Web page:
The Supply of Gender Stereotypes and Discriminatory Beliefs

Edward L. Glaeser, Yueran Ma

Chapter in NBER book Human Capital in History: The American Record (2014), Leah Platt Boustan, Carola Frydman, and Robert A. Margo, editors (p. 355 - 389)
Conference held December 7-8, 2012
Published in October 2014 by University of Chicago Press
© 2014 by the National Bureau of Economic Research

What determines beliefs about the ability and appropriate role of women? An overwhelming majority of men and women born early in the twentieth century thought women should not work; a majority now believes that work is appropriate for both genders. To explain this change, we present a model where parents perpetuate beliefs out of a desire to encourage the production of grandchildren. Undersupply of female education will encourage daughters' fertility, directly by reducing the opportunity cost of their time and indirectly by leading daughters to believe that they are less capable. Children will be particularly susceptible to persuasion if they overestimate their parents' altruism towards themselves. The supply of persuasion will diminish if women work before child-bearing, which may explain why gender-related beliefs changed radically among generations born in the 1940s.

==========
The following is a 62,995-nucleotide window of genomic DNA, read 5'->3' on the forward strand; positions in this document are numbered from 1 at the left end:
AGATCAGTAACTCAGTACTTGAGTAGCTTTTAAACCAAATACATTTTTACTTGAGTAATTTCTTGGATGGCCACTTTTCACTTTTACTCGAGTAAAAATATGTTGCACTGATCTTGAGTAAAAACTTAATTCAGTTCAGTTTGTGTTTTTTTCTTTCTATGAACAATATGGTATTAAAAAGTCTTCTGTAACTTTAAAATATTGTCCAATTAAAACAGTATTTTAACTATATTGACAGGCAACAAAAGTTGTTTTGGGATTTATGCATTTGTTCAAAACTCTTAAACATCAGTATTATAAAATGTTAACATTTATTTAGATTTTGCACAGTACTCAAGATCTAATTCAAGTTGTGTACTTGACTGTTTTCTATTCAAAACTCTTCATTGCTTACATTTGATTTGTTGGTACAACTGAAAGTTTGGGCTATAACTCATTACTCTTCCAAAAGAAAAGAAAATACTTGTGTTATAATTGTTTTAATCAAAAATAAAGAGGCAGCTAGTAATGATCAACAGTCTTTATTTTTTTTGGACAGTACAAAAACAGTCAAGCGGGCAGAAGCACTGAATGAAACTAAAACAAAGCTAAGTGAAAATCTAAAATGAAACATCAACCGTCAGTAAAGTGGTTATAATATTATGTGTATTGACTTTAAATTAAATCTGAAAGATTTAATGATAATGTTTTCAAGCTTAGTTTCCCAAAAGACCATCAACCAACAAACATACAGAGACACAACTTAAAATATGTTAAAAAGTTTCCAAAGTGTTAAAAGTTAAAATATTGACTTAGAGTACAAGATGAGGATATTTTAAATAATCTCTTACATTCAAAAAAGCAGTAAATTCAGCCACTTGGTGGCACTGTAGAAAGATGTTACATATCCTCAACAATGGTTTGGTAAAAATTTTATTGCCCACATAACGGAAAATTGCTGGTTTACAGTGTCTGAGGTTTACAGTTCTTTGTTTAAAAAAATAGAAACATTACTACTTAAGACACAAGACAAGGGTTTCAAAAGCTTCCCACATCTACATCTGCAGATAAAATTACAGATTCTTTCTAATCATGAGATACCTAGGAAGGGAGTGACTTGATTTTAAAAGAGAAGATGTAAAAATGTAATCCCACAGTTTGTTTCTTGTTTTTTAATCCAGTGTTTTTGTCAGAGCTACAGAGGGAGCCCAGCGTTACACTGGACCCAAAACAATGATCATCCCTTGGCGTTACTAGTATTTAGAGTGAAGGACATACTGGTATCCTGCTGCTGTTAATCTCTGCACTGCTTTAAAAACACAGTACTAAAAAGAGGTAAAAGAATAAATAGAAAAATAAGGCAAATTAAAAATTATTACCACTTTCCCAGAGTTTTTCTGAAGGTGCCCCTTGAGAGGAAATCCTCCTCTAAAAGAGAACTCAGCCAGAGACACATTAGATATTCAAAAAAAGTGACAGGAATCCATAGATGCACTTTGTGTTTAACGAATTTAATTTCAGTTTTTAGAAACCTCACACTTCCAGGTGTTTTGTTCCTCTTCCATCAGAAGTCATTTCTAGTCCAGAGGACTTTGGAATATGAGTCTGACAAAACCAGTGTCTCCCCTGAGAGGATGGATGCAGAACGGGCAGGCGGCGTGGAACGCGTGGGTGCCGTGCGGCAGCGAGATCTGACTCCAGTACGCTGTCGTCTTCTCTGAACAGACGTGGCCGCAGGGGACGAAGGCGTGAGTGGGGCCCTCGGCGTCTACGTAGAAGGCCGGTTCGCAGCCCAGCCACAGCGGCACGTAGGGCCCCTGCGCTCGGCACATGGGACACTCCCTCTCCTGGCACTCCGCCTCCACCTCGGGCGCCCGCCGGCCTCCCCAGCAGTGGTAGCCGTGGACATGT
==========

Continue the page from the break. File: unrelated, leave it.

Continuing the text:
download in pdf format
   (328 K)

email paper

This paper was revised on May 6, 2016

Machine-readable bibliographic record - MARC, RIS, BibTeX

Document Object Identifier (DOI): 10.7208/chicago/9780226163925.003.0011

This chapter first appeared as NBER working paper w19109, The Supply of Gender Stereotypes and Discriminatory Beliefs, Edward L. Glaeser, Yueran Ma
Users who downloaded this chapter also downloaded* these:
Engerman Claudia Goldin
Muralidharan and Sheth w19341 Bridging Education Gender Gaps in Developing Countries: The Role of Female Teachers
Friedman, Kremer, Miguel, and Thornton w16939 Education as Liberation?
Bailey, Guldi, and Hershbein Is There a Case for a "Second Demographic Transition"? Three Distinctive Features of the Post-1960 U.S. Fertility Decline
Katz and Margo Technical Change and the Relative Demand for Skilled Labor: The United States in Historical Perspective
NBER Videos

National Bureau of Economic Research, 1050 Massachusetts Ave., Cambridge, MA 02138; 617-868-3900; email:

Contact Us